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|Round the Moon||Jules Verne|
J. T. MASTON RECALLED
|Page 4 of 4||
During the night, from the 14th to the 15th of December, the two irreconcilable friends were busy observing the lunar disc, J. T. Maston abusing the learned Belfast as usual, who was by his side; the secretary of the Gun Club maintaining for the thousandth time that he had just seen the projectile, and adding that he could see Michel Ardan's face looking through one of the scuttles, at the same time enforcing his argument by a series of gestures which his formidable hook rendered very unpleasant.
At this moment Belfast's servant appeared on the platform (it was ten at night) and gave him a dispatch. It was the commander of the Susquehanna's telegram.
Belfast tore the envelope and read, and uttered a cry.
"What!" said J. T. Maston.
"Has fallen to the earth!"
Another cry, this time a perfect howl, answered him. He turned toward J. T. Maston. The unfortunate man, imprudently leaning over the metal tube, had disappeared in the immense telescope. A fall of two hundred and eighty feet! Belfast, dismayed, rushed to the orifice of the reflector.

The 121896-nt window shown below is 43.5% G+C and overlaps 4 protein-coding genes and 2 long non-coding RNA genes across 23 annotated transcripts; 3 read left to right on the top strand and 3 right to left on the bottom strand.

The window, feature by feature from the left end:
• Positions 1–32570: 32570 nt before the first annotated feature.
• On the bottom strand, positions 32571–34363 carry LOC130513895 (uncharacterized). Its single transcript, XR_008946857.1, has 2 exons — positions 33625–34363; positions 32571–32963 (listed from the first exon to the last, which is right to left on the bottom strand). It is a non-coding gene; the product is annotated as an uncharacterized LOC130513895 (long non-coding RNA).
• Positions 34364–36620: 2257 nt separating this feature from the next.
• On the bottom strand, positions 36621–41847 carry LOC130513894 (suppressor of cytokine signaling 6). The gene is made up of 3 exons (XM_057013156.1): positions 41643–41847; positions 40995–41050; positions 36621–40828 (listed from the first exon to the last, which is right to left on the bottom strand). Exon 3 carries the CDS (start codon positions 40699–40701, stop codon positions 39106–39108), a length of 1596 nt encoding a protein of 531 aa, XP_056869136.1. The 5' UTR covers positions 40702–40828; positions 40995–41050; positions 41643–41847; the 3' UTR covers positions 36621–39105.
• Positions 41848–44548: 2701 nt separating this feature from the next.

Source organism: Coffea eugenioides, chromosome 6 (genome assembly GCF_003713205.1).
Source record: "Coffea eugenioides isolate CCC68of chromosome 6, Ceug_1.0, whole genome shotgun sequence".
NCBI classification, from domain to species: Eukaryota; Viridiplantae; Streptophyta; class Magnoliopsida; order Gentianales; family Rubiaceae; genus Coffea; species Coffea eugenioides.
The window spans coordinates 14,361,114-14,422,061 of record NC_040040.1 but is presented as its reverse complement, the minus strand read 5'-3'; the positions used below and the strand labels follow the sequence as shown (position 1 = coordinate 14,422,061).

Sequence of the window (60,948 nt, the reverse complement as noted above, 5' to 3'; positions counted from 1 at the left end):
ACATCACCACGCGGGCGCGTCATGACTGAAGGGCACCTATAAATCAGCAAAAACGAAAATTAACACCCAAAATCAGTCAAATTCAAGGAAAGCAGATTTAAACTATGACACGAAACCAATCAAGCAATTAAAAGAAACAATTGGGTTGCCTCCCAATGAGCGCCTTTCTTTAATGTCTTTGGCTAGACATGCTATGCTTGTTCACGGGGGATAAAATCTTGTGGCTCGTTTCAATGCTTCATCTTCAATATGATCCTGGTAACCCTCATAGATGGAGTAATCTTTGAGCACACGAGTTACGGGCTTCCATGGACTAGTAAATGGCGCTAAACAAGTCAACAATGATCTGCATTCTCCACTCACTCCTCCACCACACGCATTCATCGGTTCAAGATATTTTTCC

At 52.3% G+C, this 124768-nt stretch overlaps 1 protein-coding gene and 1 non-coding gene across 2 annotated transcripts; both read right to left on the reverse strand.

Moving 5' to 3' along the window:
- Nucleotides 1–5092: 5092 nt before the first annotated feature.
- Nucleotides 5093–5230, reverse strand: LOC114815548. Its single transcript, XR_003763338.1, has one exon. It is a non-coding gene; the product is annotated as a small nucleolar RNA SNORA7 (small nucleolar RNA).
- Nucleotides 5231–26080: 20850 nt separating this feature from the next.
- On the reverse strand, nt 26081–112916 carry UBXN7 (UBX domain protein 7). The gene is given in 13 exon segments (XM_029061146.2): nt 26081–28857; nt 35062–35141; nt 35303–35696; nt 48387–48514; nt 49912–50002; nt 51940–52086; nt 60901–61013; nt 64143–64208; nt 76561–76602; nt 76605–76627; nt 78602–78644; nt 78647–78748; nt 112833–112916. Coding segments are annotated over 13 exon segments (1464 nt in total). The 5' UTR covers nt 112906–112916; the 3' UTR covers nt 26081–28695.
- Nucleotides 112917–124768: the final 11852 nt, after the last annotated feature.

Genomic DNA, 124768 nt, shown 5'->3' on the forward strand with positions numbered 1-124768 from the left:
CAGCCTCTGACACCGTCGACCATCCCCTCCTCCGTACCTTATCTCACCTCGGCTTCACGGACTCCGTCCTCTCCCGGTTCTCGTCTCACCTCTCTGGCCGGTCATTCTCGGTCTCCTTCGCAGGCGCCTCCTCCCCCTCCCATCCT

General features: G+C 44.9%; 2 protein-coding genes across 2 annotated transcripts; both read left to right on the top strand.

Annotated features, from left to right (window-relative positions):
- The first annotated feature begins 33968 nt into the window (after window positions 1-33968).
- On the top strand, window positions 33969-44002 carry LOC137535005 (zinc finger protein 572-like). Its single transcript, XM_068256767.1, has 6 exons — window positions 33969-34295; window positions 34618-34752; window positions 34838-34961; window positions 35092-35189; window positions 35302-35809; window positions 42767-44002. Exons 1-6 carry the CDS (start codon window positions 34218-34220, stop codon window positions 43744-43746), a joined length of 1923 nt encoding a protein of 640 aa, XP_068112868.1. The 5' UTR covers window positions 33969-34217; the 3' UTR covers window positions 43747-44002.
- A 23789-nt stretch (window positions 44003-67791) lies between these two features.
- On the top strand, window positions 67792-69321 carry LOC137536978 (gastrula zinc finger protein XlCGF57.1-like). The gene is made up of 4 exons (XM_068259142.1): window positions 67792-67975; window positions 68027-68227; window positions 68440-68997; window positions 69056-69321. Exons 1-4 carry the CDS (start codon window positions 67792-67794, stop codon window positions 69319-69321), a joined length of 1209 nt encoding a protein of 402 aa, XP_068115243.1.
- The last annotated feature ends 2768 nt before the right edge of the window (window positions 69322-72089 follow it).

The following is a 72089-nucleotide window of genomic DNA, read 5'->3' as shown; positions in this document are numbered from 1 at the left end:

He breathed. J. T. Maston, caught by his metal hook, was holding on by one of the rings which bound the telescope together, uttering fearful cries.
Belfast called. Help was brought, tackle was let down, and they hoisted up, not without some trouble, the imprudent secretary of the Gun Club.
He reappeared at the upper orifice without hurt.
"Ah!" said he, "if I had broken the mirror?"
"You would have paid for it," replied Belfast severely.
"And that cursed projectile has fallen?" asked J. T. Maston.
"Into the Pacific!"
"Let us go!"
A quarter of an hour after the two savants were descending the declivity of the Rocky Mountains; and two days after, at the same time as their friends of the Gun Club, they arrived at San Francisco, having killed five horses on the road.
Elphinstone, the brothers Blomsberry, and Bilsby rushed toward them on their arrival.
"What shall we do?" they exclaimed.
"Fish up the projectile," replied J. T. Maston, "and the sooner the better."
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